SAP just recently rang the bell at the NYSE and launched S/4 HANA. As often the case, the software giant comes seemingly late with their game changer, but with a relatively mature release. Well, we will see which game is eventually changed with S/4 HANA. The company’s ecosystem of hundreds of thousands of experts and countless channel partners, integrators and innovators are adapting to the disruption and translating SAP’s launch to their business models.
It has been evident for a while that cloudification of enterprise software is changing the game. The primitive reaction was that it will annihilate the business of SI’s (Systems Integrators) but in fact, the outcome will be quite the opposite.
Consider enterprise software investment to be valued at 100. Back in the day, the split between software and implementation was roughly 1:6. Today it has been already levelled to about 1:2 and sometimes 1:1, even to 1:0,5! Consumer-grade apps are by definition 1:0 and still suit the needs of the most demanding users. These ratios depend heavily on the customer’s appetite for customization. The trend has been reducing this appetite and believers in “good-enough” come in stronger numbers. On the other hand, the 100 will be split into more components than before and spread out over a longer investment period than before. And the shift from CAPEX investments to OPEX investments will continue. So what is changing and how?
The 100 will split into several streams. And the 100 will soon be 50, if not less. Is 50% of the business lost? No, because the threshold for accessing enterprise-grade software solutions will be lowered almost to consumer-grade markets and by means of multiplication, the addressable market will expand radically. My estimate is that share-of-value will be redistributed across software developers (such as SAP), cloud providers, mass-customized application and solution developers (former SI’s) and service & maintenance providers. As cloud is already now commoditized, it will merge with the most logical partner in the value-chain.
This new business I like to call MASS – Mass-customized Applications, Solutions and Services. MASS exploits and builds on standard cloud solutions and platforms and bridges the gap from standard to custom by means of mass customization. Mass customization means combining the low unit costs of mass production software with the flexibility of individual customization. These applications and solutions will build on its developers’ inherent competencies, be them industry specific, process specific or solution verticals. MASS amalgamates different solutions and even entire platforms into one. Combined with refined service provision, MASS translates technology into superior customer experience and differentiated competitive advantage.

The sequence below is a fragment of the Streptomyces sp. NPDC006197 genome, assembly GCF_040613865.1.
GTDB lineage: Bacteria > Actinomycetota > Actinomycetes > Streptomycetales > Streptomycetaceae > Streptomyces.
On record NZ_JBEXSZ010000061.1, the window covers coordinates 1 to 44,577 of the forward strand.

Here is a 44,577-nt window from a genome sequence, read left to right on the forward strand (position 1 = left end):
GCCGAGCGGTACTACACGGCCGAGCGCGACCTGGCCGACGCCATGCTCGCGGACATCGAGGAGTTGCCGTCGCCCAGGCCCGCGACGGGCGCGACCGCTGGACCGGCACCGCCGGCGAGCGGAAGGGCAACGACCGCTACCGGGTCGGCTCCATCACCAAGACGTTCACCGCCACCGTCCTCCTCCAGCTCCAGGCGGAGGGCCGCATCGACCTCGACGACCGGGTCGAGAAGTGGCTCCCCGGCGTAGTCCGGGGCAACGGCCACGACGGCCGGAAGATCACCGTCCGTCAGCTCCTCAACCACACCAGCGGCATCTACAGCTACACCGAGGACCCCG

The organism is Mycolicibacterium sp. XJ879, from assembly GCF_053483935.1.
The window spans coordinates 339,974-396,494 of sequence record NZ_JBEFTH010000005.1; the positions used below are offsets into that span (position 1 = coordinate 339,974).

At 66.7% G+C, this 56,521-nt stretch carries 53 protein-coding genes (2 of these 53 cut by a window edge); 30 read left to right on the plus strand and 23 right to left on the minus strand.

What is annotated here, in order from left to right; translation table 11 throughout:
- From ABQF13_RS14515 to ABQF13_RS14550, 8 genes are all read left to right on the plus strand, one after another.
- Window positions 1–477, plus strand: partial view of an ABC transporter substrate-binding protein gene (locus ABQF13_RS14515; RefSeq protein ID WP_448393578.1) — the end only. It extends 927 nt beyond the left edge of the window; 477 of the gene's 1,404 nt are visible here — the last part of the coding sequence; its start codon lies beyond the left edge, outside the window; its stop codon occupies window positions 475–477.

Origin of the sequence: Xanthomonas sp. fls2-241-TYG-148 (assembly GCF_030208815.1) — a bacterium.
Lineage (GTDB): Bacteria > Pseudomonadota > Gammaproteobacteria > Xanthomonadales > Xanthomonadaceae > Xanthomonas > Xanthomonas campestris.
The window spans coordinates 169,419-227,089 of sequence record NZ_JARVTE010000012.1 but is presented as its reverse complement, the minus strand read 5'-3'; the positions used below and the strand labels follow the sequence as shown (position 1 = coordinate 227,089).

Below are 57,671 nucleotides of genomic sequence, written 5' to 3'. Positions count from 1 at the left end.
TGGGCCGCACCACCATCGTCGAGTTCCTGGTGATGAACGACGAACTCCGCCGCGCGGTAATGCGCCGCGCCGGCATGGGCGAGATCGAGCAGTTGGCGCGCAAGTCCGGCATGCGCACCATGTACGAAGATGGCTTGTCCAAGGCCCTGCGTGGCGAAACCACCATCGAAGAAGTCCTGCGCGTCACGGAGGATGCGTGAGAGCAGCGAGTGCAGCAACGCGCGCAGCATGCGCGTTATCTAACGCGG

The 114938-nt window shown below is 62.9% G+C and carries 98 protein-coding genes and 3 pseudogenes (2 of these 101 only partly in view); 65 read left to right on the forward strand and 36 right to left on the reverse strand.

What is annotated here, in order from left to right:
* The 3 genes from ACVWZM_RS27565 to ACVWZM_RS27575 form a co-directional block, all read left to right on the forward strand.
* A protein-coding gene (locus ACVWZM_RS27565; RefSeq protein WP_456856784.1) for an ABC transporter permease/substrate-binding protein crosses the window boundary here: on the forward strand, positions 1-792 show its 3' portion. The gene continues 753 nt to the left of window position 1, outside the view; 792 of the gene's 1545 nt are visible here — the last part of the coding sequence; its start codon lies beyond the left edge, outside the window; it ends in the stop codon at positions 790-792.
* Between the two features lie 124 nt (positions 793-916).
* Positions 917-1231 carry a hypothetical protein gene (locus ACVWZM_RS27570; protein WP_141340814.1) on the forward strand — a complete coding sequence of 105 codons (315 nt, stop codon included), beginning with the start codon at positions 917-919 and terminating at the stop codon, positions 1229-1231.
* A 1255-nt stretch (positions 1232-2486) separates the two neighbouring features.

The pre-historic paradigm of “first cementing in the ERP foundation to build on top of” is long gone. Now businesses are supported by fit-for-purpose solutions. Commerce-Driven-ERP and Data-Driven-Development are two suitable examples where purpose drives the enterprise application framework. Commerce-Driven-ERP as MASS means that an enterprise application is designed entirely from a commerce perspective. If the end-solution requires traditional ERP processing, only required elements are included as modular components. Kind of an upside-down approach. Data-Driven-Development is not a new term and is a little ambiguous. My take on it is that assuming ‘data is everything’, one must harvest all possible data and generate value-adding solutions and business from this data. In the digital age this comes in many shapes and colors like Big Data, Internet-of-Things, Analytics Everywhere – you name it. Possibilities generate opportunities. As Konecranes’ CEO Pekka Lundmark stated recently in the FIIF conference
“anything that can be digitized will be digitized”
MASS assumes that by means of economies of scale, simplification and building smart solutions combined with subscription-based licensing and cloud-based provision, the SI’s local market becomes global – immediately and by definition. Customers will select solutions based on time-to-value, credible promise of competitive advantage, innovativeness and superior customer service. Ironically, as the world becomes increasingly digital and solutions become commoditized, differentiation will be more and more about customer service experience.
MASS also changes the innovation timeline. It gives agility a new definition. We no longer talk about increments but rather supplements. Iterative development and agile project methodologies are replaced by continuous selection and adoption of new digital business capabilities. Farewell to investment indigestion and ahoy accelerated time-to-value, simplicity and smart solutions.